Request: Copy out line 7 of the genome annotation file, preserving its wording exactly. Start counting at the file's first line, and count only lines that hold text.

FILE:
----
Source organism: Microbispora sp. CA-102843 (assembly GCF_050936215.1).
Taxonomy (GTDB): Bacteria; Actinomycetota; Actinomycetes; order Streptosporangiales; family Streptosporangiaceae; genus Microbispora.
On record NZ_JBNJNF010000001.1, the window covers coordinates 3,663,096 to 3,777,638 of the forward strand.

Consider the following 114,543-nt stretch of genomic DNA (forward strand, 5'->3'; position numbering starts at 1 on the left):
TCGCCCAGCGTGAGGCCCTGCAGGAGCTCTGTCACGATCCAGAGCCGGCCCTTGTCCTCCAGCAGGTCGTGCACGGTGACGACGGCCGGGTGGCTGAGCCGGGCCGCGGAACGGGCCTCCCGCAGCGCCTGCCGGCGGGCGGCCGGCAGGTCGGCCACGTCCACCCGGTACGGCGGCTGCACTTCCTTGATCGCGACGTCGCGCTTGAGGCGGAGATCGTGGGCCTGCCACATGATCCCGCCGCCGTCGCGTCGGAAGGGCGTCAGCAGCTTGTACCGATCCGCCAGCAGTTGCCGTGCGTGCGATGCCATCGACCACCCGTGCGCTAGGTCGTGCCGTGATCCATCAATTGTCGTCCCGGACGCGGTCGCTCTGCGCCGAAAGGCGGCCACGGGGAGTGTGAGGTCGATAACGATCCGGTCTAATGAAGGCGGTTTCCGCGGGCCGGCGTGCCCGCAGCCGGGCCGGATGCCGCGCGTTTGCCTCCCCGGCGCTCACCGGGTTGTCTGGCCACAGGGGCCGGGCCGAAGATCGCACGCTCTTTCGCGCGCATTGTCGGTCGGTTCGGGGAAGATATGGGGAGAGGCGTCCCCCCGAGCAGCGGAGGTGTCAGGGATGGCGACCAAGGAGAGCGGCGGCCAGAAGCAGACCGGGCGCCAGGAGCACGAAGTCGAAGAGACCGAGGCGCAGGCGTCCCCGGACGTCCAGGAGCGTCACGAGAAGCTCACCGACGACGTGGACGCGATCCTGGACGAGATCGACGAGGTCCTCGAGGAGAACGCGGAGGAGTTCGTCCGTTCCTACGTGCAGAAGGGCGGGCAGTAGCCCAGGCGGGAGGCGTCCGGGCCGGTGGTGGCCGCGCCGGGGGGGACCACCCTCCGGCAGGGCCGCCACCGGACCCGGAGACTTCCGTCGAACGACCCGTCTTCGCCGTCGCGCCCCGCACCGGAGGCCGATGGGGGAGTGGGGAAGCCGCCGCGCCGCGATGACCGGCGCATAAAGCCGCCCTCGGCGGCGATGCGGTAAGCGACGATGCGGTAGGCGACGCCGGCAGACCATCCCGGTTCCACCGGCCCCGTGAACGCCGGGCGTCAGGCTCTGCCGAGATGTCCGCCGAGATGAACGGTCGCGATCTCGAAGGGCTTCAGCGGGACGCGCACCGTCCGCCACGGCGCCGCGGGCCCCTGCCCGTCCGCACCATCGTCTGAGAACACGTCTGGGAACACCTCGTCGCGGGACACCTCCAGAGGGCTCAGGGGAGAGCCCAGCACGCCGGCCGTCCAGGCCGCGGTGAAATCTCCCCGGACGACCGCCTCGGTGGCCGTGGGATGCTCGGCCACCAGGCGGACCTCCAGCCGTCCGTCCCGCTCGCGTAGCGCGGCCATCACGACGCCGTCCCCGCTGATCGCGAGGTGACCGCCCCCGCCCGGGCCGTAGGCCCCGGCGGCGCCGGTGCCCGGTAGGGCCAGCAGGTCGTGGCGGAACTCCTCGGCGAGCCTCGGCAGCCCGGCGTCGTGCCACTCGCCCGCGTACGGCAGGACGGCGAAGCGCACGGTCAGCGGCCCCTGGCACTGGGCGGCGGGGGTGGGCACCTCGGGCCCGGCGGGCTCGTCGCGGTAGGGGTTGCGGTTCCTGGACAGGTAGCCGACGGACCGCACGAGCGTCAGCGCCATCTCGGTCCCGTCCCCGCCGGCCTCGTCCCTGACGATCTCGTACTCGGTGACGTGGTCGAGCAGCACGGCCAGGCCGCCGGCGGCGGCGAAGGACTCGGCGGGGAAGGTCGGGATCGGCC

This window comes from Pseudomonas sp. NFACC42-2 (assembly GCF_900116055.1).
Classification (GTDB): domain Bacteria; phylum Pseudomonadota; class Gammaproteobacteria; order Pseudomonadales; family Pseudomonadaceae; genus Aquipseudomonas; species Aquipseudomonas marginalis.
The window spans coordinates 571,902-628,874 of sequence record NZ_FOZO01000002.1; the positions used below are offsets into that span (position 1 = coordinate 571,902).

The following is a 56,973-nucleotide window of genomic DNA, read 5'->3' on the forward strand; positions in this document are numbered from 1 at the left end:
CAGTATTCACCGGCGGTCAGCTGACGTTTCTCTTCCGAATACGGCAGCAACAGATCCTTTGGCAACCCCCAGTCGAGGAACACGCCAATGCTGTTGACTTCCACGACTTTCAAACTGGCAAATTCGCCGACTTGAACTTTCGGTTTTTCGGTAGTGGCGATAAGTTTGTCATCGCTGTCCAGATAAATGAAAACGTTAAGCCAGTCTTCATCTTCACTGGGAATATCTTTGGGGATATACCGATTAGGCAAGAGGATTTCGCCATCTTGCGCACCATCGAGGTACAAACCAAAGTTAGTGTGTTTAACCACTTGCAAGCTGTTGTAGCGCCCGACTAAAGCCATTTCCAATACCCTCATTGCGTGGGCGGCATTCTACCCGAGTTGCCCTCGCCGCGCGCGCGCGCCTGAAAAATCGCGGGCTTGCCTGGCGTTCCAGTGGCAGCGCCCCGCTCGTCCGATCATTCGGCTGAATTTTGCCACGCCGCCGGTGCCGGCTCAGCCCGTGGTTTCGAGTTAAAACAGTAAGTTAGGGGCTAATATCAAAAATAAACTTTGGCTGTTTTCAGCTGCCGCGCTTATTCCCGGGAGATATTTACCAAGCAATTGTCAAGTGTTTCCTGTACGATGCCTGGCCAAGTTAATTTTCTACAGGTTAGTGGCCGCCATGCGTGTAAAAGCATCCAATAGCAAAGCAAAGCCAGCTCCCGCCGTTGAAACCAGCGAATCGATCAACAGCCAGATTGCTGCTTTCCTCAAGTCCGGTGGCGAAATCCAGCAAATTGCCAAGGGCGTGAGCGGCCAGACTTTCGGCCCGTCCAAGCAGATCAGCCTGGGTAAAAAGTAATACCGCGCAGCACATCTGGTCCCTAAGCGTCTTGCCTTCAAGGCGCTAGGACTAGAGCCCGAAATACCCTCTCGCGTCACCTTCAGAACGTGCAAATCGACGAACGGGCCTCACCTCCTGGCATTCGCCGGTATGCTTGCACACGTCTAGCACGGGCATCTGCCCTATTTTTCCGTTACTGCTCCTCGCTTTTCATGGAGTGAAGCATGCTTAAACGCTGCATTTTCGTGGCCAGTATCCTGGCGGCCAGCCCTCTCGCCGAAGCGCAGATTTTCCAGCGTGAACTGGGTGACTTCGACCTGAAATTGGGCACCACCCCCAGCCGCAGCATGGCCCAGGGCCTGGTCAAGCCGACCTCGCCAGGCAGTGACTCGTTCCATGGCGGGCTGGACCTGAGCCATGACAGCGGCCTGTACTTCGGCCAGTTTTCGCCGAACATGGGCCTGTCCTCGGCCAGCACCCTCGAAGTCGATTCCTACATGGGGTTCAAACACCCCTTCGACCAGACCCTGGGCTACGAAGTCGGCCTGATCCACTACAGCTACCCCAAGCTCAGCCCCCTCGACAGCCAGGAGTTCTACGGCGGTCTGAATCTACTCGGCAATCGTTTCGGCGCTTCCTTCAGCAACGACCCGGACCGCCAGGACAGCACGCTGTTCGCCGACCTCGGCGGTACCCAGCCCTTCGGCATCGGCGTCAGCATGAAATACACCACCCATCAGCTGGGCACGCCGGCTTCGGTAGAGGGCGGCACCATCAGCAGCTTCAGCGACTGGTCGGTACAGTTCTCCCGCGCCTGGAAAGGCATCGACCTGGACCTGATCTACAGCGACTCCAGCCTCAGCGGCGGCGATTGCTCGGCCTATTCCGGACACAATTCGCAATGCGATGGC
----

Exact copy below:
Classification (GTDB): domain Bacteria; phylum Pseudomonadota; class Gammaproteobacteria; order Pseudomonadales; family Pseudomonadaceae; genus Aquipseudomonas; species Aquipseudomonas marginalis.